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From 1853, when participation in New Zealand's first election was restricted to males over 21 who were British subjects and who held interests in property, New Zealand's electoral laws advanced rapidly.
In 1860, miners, who typically owned no property, were granted the right to vote. Maori men, who were deemed to hold a collective interest in property, first voted in 1867. That right was extended to all adult men in 1879, and to women in 1893. Although there are plenty of barriers still that prevent the full participation and the flourishing of all in a fair and just society, our forebears repented relatively quickly, it seems, of the early restrictions that had excluded many from voting in elections.
The successive inclusion of miners, Maori and women, strikes an interesting parallel with the conviction articulated almost 2000 years ago by the apostle Paul who insisted in his letter to the church in Galatia that among the community of Christians there should be no prejudicial distinctions between slave and free, Jew and Greek, male and female.
Paul thought it obvious that faithfulness to the way of Christ entails that there can be no exclusion from full participation in the community based on economic status, ethnicity or gender. We have no reason to suppose that Paul's three examples of exclusion constituted an exhaustive list. More likely, he simply chose three that were prominent in his own day, and trusted that the Christians in Galatia would get the point that all forms of prejudice and social exclusion ought to be done away with.
The radical nature of the Christian gospel represented in Paul's social and theological convictions begs the question of why in Western culture, so powerfully influenced as it has been by Christianity, the radical nature of the gospel has so often been blunted, or obscured altogether. Why did we ever suppose that those who did not own land, or Maori, or women, should not be entitled to full participation in society alongside white, male property holders?
The reasons for this are complex and varied. While there is evidence that the community of Christians in Paul's own day did begin to reshape their lives in accordance with the radical demands of the gospel, the community itself was far too small and lacking in influence to bring about the wider social change that the gospel commends. Insofar as the early Christians did establish themselves as a countercultural community, they were commonly subjected to scapegoating and persecution. Their challenge to the status quo was fiercely resisted.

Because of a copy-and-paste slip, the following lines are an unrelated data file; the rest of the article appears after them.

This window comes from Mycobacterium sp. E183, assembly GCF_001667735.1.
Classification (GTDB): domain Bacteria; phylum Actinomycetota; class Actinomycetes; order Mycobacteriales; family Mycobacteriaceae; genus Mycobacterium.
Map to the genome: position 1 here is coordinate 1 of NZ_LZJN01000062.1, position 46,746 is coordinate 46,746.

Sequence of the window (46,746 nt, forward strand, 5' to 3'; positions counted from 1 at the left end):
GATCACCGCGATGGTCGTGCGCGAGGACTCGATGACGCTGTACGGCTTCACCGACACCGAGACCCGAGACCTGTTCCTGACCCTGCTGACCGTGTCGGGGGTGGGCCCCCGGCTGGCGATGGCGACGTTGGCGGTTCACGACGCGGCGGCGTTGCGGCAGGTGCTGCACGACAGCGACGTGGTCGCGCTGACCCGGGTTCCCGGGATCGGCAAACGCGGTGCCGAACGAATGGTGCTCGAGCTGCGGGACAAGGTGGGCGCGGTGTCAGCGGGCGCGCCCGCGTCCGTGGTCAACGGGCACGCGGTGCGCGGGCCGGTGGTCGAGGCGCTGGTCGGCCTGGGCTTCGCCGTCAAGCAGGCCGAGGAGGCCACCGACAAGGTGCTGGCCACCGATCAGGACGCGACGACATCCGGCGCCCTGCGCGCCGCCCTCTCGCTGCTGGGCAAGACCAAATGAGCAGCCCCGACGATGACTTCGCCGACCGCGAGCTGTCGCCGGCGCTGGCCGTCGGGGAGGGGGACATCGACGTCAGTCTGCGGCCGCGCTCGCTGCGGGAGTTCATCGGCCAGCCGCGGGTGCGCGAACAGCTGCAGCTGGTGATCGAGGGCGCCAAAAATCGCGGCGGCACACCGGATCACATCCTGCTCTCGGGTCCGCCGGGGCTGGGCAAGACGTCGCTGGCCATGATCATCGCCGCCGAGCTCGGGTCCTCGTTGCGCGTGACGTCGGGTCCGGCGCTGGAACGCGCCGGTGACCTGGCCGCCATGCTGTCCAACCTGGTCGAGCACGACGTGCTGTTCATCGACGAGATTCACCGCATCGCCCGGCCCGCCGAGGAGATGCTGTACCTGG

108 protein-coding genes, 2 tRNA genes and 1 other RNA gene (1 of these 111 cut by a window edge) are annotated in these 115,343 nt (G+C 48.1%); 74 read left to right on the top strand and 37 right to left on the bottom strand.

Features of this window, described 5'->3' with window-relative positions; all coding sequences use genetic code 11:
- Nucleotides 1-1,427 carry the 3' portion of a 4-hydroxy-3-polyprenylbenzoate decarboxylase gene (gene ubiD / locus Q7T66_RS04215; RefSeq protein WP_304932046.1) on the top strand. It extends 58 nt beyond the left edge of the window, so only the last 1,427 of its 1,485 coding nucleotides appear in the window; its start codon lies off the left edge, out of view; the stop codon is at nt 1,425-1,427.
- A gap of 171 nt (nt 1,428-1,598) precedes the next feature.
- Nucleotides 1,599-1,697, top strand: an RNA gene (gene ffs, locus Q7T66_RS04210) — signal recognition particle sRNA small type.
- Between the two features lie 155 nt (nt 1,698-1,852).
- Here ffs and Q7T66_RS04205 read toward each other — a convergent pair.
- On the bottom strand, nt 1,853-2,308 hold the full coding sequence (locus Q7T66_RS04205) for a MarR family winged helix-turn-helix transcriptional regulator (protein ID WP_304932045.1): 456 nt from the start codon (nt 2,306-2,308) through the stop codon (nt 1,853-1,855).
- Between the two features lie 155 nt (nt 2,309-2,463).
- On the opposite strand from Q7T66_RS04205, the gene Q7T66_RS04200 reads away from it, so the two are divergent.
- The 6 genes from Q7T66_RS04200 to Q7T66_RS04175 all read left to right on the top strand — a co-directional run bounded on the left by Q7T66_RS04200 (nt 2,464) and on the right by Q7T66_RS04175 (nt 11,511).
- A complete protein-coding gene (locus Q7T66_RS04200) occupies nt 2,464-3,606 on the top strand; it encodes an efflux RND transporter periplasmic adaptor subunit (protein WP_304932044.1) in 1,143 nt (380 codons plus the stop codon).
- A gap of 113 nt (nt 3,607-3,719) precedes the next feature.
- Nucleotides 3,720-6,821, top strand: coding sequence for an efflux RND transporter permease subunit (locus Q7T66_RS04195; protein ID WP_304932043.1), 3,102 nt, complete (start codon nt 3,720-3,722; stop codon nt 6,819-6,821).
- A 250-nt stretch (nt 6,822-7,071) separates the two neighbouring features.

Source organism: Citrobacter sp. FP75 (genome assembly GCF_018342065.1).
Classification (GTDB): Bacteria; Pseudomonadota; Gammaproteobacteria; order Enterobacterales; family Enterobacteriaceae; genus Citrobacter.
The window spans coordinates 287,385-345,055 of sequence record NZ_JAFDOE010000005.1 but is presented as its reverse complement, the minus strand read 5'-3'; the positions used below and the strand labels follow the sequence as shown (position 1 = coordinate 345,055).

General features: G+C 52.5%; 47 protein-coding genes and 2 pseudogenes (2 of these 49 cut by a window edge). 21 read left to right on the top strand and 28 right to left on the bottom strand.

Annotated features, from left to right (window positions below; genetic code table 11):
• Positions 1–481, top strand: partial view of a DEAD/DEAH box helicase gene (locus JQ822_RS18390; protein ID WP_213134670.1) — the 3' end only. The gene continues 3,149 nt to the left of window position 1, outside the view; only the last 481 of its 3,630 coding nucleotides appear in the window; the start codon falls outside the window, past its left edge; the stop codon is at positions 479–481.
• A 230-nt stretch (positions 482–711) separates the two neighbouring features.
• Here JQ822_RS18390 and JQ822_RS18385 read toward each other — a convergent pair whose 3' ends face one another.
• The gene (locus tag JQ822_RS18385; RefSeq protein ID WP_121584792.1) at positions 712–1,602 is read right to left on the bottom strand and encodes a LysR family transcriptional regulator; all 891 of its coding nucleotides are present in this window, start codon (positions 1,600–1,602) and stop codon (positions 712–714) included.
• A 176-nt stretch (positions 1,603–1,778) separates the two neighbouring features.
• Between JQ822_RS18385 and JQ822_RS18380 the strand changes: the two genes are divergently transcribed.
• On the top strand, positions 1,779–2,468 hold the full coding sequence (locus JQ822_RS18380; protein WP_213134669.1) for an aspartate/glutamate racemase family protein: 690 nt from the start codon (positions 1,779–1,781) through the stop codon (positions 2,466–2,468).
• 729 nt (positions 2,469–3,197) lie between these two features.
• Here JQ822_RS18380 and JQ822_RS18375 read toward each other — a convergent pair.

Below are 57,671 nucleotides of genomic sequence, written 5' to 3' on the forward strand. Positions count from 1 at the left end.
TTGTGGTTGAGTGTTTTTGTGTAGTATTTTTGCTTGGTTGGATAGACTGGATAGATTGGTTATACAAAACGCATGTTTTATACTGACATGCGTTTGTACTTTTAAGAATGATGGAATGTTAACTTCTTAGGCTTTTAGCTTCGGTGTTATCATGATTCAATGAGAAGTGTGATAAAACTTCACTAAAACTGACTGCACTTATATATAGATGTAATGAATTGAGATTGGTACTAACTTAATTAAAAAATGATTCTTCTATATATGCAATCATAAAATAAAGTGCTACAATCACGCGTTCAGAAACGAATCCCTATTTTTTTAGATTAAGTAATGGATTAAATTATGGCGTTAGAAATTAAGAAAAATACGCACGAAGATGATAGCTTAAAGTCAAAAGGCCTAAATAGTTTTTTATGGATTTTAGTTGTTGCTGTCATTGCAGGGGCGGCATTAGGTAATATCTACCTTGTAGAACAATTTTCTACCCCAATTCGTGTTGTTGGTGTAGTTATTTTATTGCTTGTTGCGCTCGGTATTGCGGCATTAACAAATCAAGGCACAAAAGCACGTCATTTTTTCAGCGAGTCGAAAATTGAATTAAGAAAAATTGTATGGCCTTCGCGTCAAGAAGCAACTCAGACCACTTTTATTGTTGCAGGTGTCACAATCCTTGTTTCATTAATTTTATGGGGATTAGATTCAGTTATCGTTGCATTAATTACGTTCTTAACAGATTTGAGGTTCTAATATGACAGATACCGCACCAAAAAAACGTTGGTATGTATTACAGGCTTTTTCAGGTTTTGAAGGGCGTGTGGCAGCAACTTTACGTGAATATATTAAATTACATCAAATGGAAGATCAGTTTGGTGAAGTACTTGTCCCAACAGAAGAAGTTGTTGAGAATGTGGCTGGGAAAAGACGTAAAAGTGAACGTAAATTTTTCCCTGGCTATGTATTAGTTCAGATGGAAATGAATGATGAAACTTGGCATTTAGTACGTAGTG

As time went on, however, Christians became complicit in unjust social structures and Christian leaders became apologists for the status quo. How did things go so wrong? A major impetus towards a more conservative social ethic came with the conversion of the emperor Constantine in AD312 and the subsequent adoption of Christianity as the official religion of the empire in AD380. Christianity thereafter was increasingly allied with political power and so with the forces of conservatism. Although there were genuine advances in social policy and practice afforded by the growing social and political influence of the Church, the radical edge of Christianity was blunted. Christian leaders, now enjoying the privileges of political power, became much less inclined to rock the boat.
That highlights another of the reasons why the radical Christian vision articulated in the New Testament has so often been resisted. Human beings act frequently out of self-interest. Unjust and oppressive social arrangements are commonly defended by those who benefit most from them. Theologically understood, this is one of the symptoms of sin. A mistaken perception of our own interests engenders resistance to the gospel and to God's call to a radical reordering of our lives.
The reminder this week of the courageous and determined efforts of Christian women like Kate Sheppard, Gertrude Gates, Annie Schnackenberg and Margaret Sievwright, to name just a few who campaigned for the inclusion of women in our democratic processes, is a reminder, for Christians at least, of the imperative provided by the Christian gospel to strive for a form of life together in which gender, ethnicity and economic status, along with all other markers of human identity, are no longer a basis for exclusion and injustice. Christian discipleship, Paul argued, establishes a new identity ``in Christ'' that renders obsolete all traditional grounds for exclusion.
Paul also knew that a new ordering of our life together must begin with a conversion of hearts and minds. As should be obvious, there is plenty of work to be done yet.
Murray Rae is Professor of Theology at the University of Otago.